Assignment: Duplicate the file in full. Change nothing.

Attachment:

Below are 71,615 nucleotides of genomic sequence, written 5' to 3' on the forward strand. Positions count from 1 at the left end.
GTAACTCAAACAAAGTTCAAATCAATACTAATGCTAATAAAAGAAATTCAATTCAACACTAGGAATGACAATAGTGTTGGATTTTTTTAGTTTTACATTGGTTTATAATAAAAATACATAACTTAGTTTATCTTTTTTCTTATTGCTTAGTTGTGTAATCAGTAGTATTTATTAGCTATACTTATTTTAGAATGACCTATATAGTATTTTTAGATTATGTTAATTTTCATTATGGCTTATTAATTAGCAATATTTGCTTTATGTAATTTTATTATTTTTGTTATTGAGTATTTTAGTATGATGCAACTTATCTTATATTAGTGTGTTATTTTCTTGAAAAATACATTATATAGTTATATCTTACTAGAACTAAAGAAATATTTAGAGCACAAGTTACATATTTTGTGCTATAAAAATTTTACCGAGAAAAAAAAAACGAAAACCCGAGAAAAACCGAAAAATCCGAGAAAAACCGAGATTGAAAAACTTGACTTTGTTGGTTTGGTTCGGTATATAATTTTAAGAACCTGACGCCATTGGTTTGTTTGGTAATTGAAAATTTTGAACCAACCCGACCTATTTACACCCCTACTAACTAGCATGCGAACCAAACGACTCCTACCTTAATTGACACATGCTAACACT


Below are 71,615 nucleotides of genomic sequence, written 5' to 3' on the forward strand. Positions count from 1 at the left end.
GTAACTCAAACAAAGTTCAAATCAATACTAATGCTAATAAAAGAAATTCAATTCAACACTAGGAATGACAATAGTGTTGGATTTTTTTAGTTTTACATTGGTTTATAATAAAAATACATAACTTAGTTTATCTTTTTTCTTATTGCTTAGTTGTGTAATCAGTAGTATTTATTAGCTATACTTATTTTAGAATGACCTATATAGTATTTTTAGATTATGTTAATTTTCATTATGGCTTATTAATTAGCAATATTTGCTTTATGTAATTTTATTATTTTTGTTATTGAGTATTTTAGTATGATGCAACTTATCTTATATTAGTGTGTTATTTTCTTGAAAAATACATTATATAGTTATATCTTACTAGAACTAAAGAAATATTTAGAGCACAAGTTACATATTTTGTGCTATAAAAATTTTACCGAGAAAAAAAAAACGAAAACCCGAGAAAAACCGAAAAATCCGAGAAAAACCGAGATTGAAAAACTTGACTTTGTTGGTTTGGTTCGGTATATAATTTTAAGAACCTGACGCCATTGGTTTGTTTGGTAATTGAAAATTTTGAACCAACCCGACCTATTTACACCCCTACTAACTAGCATGCGAACCAAACGACTCCTACCTTAATTGACACATGCTAACACT